New answers tagged

3

Posting an answer as requested: Use the --spider option: wget -r -nv --spider http://example.com Then you can parse the structure of the site from the output. This won't download files that stand no chance to contain links, such as images.


0

Try using the --reject-regex switch of wget. You could probably do something like: wget --recursive --no-parent --reject-regex '[^?]' url


2

Just checked the sources of bash 4.2: the proxy support for /dev/tcp and /dev/udp is not implemented. The only option you have is to start a copy of bash with tsocks library preloaded (see man tsocks for details) So, you would also need to set up a socks proxy server.


0

The below solution will only work for a not formatted, standard apache2 generated directory index. You can wget the index file and parse it with grep and cut for example : #this will download the directory listing index.html file for /folder/ wget the.server.ip.address/folder/ #this will grep for the table of the files, remove the top line (parent ...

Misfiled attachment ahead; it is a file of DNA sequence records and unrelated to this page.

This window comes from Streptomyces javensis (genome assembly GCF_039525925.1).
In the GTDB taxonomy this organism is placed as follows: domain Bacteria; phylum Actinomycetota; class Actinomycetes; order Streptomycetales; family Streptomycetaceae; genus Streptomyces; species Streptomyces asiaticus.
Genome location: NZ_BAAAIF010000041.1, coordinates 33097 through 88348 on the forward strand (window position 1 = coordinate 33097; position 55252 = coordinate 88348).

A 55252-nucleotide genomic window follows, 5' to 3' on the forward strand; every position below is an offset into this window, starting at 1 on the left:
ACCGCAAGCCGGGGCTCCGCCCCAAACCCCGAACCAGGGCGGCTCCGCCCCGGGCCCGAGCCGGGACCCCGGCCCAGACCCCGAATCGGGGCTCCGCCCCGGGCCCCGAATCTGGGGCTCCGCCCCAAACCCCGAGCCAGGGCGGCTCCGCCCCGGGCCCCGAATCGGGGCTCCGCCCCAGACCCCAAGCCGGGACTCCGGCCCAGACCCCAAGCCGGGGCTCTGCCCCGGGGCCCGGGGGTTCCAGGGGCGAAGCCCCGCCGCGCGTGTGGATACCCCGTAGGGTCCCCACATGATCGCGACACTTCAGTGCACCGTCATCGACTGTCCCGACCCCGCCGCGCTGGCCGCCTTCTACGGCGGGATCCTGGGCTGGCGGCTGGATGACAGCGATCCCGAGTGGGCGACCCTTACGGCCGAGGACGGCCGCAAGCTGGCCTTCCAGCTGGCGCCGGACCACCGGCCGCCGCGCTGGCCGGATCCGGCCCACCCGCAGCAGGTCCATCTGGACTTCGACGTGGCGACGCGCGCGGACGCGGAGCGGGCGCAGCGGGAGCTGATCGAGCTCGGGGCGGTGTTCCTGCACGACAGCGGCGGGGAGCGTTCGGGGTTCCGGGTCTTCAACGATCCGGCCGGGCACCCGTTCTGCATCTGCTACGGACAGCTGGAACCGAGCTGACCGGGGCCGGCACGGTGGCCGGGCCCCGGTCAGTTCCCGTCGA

1

A good way (not involving the webserver logs) is to use the --debug flag and grep for ^Referer: On the command line: wget -r -nv --spider http://www.domain.com/ 2>&1 | egrep -A 1 '(^---response end---$|^--[0-9]{4}-[0-9]{2}-[0-9]{2}|^[0-9]{4}-[0-9]{2}-[0-9]{2} ERROR|^Referer:|^Remote file does not)' You can do similar grepping on your log. Caveat: ...


2

curl -o dl.html -s -m 10 --retry 0 "$URL" Note: --retry is not really necessary, but is here for completeness' and because the defaults might be set in an environment or rc file.



Top 50 recent answers are included